Marc Dennis’ current show, A Day in the Life, is bound to make you uncomfortable. The hyper-realistic paintings on display at Carl Hammer Gallery create unexpected juxtapositions—a skull resting on a pile of wide-eyed stuffed animals; a handgun surrounded by an evening bag, jewels and a pair of women’s shoes—provoking questions about the American relationship with beauty, decadence and power.
Do you have a pink throw pillow with a handgun stitched on it? To his own admission, Dennis likes to set up opposites and to play with dichotomies. In Little Ways, the handgun throw pillow and house cat resting on a bearskin rug—the bear’s jaw is wide open, but completely benign—remove all violence from the image. This sterilization of violence continues in other works like The Mystery of the Cartoon Rabbit, in which a rabbit’s carcass rests on a pristine and glistening butcher’s scale. There is no blood, no gore, no sense at all of the “mess” involved in the butchering process, and you’re left to consider the beauty and sensuousness of the objects themselves, and the unsettling sense that the rabbit’s carcass is rather reminiscent of the female form.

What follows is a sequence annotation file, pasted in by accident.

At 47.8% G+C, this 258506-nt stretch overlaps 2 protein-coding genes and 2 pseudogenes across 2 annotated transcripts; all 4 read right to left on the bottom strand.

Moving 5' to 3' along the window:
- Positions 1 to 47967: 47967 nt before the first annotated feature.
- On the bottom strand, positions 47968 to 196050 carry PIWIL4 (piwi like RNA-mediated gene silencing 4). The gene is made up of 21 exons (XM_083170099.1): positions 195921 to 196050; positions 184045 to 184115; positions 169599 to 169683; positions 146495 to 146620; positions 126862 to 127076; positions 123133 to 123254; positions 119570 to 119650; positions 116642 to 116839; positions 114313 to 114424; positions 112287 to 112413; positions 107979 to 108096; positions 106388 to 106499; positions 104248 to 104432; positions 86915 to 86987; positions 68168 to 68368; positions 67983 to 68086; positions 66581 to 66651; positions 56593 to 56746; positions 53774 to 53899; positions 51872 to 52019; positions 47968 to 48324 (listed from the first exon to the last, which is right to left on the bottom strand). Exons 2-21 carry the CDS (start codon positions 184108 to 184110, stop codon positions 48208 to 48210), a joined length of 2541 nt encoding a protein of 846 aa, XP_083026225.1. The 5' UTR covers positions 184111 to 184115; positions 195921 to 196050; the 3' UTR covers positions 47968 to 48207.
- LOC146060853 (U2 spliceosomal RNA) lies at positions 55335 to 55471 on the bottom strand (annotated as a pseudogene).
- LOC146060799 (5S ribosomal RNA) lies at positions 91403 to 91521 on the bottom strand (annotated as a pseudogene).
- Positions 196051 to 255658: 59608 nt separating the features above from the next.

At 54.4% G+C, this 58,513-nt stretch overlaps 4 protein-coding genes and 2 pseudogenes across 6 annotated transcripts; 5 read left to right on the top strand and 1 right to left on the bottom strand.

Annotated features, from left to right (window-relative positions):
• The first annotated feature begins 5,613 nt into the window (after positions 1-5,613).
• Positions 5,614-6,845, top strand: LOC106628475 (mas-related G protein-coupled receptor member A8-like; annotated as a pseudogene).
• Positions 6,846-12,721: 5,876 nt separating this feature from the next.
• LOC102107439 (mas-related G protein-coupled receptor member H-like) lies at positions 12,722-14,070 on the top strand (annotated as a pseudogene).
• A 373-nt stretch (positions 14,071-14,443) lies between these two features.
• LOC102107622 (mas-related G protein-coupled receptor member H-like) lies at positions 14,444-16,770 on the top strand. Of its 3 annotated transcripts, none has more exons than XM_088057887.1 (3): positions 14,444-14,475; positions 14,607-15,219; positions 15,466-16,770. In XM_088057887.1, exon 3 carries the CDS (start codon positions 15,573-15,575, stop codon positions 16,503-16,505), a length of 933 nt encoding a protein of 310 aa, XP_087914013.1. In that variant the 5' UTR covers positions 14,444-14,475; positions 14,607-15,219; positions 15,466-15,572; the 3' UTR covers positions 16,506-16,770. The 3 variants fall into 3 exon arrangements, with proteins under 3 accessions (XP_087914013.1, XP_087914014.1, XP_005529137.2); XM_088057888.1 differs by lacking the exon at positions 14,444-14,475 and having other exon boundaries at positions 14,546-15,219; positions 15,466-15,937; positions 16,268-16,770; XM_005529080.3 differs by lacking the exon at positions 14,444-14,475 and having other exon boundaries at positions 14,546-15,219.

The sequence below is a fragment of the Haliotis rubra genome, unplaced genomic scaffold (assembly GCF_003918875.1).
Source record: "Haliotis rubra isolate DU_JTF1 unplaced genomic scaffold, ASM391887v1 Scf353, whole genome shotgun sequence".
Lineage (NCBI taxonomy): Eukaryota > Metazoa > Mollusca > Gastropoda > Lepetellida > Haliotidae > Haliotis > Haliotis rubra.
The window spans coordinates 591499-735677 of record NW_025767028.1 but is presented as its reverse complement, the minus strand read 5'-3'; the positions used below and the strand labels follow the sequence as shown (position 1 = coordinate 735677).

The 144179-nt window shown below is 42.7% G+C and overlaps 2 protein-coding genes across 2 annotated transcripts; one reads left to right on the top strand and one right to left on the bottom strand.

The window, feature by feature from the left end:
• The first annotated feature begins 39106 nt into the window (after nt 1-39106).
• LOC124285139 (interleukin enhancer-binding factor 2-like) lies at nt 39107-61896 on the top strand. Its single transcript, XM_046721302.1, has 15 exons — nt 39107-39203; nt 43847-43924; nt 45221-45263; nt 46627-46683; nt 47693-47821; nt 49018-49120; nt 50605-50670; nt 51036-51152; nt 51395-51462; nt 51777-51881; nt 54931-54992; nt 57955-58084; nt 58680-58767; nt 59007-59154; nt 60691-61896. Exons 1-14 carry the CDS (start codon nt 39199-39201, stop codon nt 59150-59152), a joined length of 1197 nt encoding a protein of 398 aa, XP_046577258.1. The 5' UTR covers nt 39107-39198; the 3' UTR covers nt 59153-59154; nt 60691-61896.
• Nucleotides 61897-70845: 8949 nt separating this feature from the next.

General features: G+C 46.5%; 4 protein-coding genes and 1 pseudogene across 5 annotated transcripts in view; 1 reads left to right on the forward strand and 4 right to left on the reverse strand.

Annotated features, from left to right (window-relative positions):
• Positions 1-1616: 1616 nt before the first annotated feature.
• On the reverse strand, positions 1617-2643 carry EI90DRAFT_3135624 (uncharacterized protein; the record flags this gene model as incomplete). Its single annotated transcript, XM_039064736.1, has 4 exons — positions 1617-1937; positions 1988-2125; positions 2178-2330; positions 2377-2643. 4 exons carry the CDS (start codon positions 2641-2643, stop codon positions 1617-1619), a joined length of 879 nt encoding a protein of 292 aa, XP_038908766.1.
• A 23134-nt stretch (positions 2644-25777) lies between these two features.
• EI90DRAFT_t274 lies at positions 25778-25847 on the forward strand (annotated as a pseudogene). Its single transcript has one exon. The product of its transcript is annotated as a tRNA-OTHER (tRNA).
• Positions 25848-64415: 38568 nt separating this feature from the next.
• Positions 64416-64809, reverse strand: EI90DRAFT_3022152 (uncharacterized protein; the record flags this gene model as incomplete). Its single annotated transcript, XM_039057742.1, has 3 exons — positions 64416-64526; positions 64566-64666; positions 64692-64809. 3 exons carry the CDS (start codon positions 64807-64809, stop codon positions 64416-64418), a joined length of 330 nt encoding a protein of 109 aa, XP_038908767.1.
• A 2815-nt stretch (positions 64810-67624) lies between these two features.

It is easy to assume that Dennis is looking to Caravaggio and Rembrandt. He is a meticulous draftsman, and these carefully studied still lifes are enticingly detailed and rich. But there is also more than a hint of Manet here, particularly in Night Out, which is set up like a modern distillation of A Bar at the Folies Bergère. The cat stares directly at the viewer, bored and unamused, like Manet’s barmaid. The disco ball hangs in midair like the giant glowing lamps reflected in the bar’s mirror and in playful twist, again layering on the Art History, a Jeff Koons’ platinum rabbit pendant stands in the for Manet’s mirror. This very present moment, weighs heavy with the past—perhaps a suggestion that opulence and decadence do not exist without consequence.
Throughout the entire show, you’re likely to be tempted to touch the art. The highly rendered and very detailed objects appear so real you may think for a moment to reach in and grab the gun or run your hand over the smooth top of the skull. This nearly tactile breakdown between the image and life begs the question, is this your fantasy? Humans are completely absent from the work, leaving the scenario wide open for the viewer to step in, slip on the shoes, grab the gun and…
Marc Dennis’ A Day in the Life is on view through June 2, 2012. Carl Hammer Gallery is located at 740 North Wells. For more information, visit their website.
Mary E. DeYoe is a poet and freelance art writer. She lives in Chicago.